Make it all about you.

This final stretch is all about you. Who cares what others think of your final actions in high school? Don't take into consideration the thoughts of people who didn't give you the time of day at any other point in your high school career. If you know of unsupportive figures in your life, cut them out. Don't listen to people who are only there to drag you down. Disregard your significant others' opinion on what your next chapter should look like because it's not about the both of you.

It's only about you. While your parents may not fully support your choice in what you will go forward to study, try to ignore the snarky comments. It's hard, but in the end, if it's something you really want to do, do it. Don't follow your best friend to a school they want to go to just so the chances of your friendship being easier to maintain are possible. If you are really that good of friends, the relationship will last regardless of the miles that will lie between you. Just invest your final months, weeks, days, hours, minutes, and seconds to the people who invested their time in you.

With that being said, do what you will with my advice. If you choose to take it into consideration, thank you. If you choose to ignore it, please know that I wish someone had told me these things before I started my senior year. I needed someone to tell me to make these final days all about you because you deserve it. I needed to be told to be selfish, independent, and studious. To be my true self. Don't be afraid of your true colors to show. With that being said, let your colors fly on your freak flag. Make your school embrace your weirdness, quirkiness, and everything that makes you you.


Sincerely,

A Caring Second Semester College Freshman

Cover Image Credit: Pexels

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3 Actually Valuable Things High School Should Actually Teach

Why are schools not teaching these fundamental life skills?

Nowadays, many high schools seem to be lacking when it comes to teaching several necessary life-skills. Personal finance, shop class and cardiopulmonary resuscitation/first aid courses are life-skills everyone should know! High schools push so hard for you to further your education at a post-secondary institution — as they should. However, there are other aspects of education schools should focus on to make you a more well-rounded individual.

1. Personal finance

There aren't many students in high school who know how to balance a checkbook or budget their money accordingly. Honestly, personal finance should be a mandatory course in high school. Our schools are failing young adults by not teaching basic, personal finance. High schools push for you to go to college (i.e. take out a huge amount of loans), yet some schools don't teach you how to budget for college? It's not very smart move, at all.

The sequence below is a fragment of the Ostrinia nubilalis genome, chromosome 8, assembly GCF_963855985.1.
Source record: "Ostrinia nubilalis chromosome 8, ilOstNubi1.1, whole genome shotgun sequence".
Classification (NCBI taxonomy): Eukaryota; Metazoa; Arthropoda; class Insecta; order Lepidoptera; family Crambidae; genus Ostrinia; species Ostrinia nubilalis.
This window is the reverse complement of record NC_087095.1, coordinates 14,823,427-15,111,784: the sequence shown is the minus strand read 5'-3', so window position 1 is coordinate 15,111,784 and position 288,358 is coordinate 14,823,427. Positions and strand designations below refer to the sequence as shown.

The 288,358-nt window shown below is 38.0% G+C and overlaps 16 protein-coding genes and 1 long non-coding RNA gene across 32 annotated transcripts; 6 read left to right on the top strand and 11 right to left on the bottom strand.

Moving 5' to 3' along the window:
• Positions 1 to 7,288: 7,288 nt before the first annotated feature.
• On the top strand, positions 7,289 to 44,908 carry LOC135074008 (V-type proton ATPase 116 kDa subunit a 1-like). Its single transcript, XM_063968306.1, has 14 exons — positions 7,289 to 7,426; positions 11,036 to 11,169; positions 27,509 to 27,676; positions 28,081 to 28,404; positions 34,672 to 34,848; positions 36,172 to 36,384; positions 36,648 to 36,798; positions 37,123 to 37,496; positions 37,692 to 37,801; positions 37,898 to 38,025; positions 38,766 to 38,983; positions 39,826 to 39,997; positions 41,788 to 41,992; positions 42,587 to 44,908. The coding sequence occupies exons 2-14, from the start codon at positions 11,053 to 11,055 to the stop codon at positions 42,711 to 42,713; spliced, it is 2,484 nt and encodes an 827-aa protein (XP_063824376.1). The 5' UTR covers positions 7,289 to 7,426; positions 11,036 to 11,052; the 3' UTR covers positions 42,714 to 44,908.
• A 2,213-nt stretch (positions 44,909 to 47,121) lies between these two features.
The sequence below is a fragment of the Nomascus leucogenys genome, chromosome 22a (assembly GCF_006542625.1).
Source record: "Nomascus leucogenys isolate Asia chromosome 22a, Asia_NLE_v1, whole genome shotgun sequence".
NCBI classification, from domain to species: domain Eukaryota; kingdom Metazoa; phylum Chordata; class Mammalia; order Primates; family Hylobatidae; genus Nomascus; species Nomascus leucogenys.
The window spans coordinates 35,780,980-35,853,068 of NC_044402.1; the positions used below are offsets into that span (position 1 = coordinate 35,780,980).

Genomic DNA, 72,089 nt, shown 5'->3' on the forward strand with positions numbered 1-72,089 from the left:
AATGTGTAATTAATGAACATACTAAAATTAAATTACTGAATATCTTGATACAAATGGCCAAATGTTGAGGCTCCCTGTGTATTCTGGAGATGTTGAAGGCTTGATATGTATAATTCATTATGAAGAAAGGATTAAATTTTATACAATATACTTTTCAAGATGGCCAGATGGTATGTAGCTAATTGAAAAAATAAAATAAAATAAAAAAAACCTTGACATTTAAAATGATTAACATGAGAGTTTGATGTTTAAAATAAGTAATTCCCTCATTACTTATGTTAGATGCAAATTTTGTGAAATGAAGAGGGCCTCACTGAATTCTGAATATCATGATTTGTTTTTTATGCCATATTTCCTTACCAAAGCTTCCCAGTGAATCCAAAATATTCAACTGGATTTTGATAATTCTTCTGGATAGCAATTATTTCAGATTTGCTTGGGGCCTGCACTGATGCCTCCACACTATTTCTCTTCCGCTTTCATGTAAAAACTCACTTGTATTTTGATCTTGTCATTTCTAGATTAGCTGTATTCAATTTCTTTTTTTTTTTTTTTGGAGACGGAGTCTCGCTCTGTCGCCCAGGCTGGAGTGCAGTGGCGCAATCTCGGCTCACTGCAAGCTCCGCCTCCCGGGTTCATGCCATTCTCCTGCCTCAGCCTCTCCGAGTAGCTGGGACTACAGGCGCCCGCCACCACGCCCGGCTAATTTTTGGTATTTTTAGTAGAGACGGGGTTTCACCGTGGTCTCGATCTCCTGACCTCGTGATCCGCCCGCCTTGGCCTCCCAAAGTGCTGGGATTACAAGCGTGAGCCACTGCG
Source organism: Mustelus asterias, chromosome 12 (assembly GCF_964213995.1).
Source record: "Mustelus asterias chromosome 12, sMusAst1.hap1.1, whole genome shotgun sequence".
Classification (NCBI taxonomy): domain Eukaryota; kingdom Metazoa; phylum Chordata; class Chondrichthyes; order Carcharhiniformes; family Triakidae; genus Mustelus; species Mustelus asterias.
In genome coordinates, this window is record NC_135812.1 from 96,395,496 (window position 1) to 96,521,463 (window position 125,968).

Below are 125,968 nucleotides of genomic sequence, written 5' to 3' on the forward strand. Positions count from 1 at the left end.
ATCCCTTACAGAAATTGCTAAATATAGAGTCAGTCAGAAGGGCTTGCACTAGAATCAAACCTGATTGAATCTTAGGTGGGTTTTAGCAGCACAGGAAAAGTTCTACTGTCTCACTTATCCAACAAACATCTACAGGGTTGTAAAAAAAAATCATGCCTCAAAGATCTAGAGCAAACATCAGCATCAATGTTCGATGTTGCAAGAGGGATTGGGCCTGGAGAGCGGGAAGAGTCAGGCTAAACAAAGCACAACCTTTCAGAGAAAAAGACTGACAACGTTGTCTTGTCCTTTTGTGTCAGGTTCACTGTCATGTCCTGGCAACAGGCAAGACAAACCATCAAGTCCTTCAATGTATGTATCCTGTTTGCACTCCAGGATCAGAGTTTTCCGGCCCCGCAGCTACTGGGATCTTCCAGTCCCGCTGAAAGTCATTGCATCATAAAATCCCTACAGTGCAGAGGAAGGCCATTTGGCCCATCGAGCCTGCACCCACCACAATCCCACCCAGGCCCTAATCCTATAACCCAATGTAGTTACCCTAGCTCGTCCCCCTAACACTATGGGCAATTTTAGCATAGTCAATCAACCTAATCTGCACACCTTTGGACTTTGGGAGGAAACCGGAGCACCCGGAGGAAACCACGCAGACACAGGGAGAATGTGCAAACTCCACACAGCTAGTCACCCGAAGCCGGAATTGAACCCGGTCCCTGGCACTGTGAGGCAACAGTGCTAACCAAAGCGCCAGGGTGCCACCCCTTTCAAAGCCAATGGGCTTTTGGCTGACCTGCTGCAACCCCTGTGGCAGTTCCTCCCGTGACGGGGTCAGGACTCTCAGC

In college, many personal finance courses have prerequisites; therefore, it's likely that if you aren't a business major, you'll never have formal education on personal finance — an important topic controlling many Americans' lives.

It's absurd that society is pushing young adults to make major financial decisions by age around age 17 or 18. College expenses are so ridiculously high that an overall loan costs nearly as much as some houses. Even if you go to a state school (let's estimate $15,000 per year) — it's still expensive! Over four years totals to $60,000 (plus interest) which is a good portion of the total cost for a house. No wonder mental health is such a big problem in the United States, and debt is directly linked to stress and depression. Life is revolved around money, working, paying bills, credit cards...so why don't we know basic life skills such as personal finance?

2. Shop class and hands-on learning

Unless young adults attend a technical high school, they will probably never see the inside of a "shop class," ever. The occupations of plumbers, electricians, carpenters, Certified Nursing Assistants (CNAs), and so many others are vital to a functioning society. Not to mention, some trades such as electrical and plumbing make close to $100 an hour, or more.

Honestly, whose to say that someone going to a four-year college (who may not have a clue as to what they want to do) is any smarter than someone who doesn't go to college and has a license or certification in a trade? Individuals working in trades will likely pay off their debt quicker (since they aren't in a bachelor's degree program) and have more control over their schedules if they own their own business.

3. First-Aid and Cardiopulmonary Resuscitation (CPR)

Unfortunately, emergency healthcare isn't taken seriously at all in schools. During high school, we were never offered an opportunity to take a first-aid or CPR class. CPR classes can be expensive (up to $60 or more) but groups are usually offered discounted rates. Although students may not be interested in healthcare, CPR and basic first-aid can save lives. The result of not knowing CPR is quite often detrimental, and CPR success rates would be much higher if CPR was initiated as soon as someone goes into cardiac arrest, as opposed to waiting for EMS. Elective CPR/first-aid classes should be available in high schools.

I understand all of these classes cost money. Skilled individuals should be teaching personal finance, shop class, or CPR/first-aid — which requires money. Yet, maybe if we better understood finance, we could budget more accordingly for ourselves, and our schools.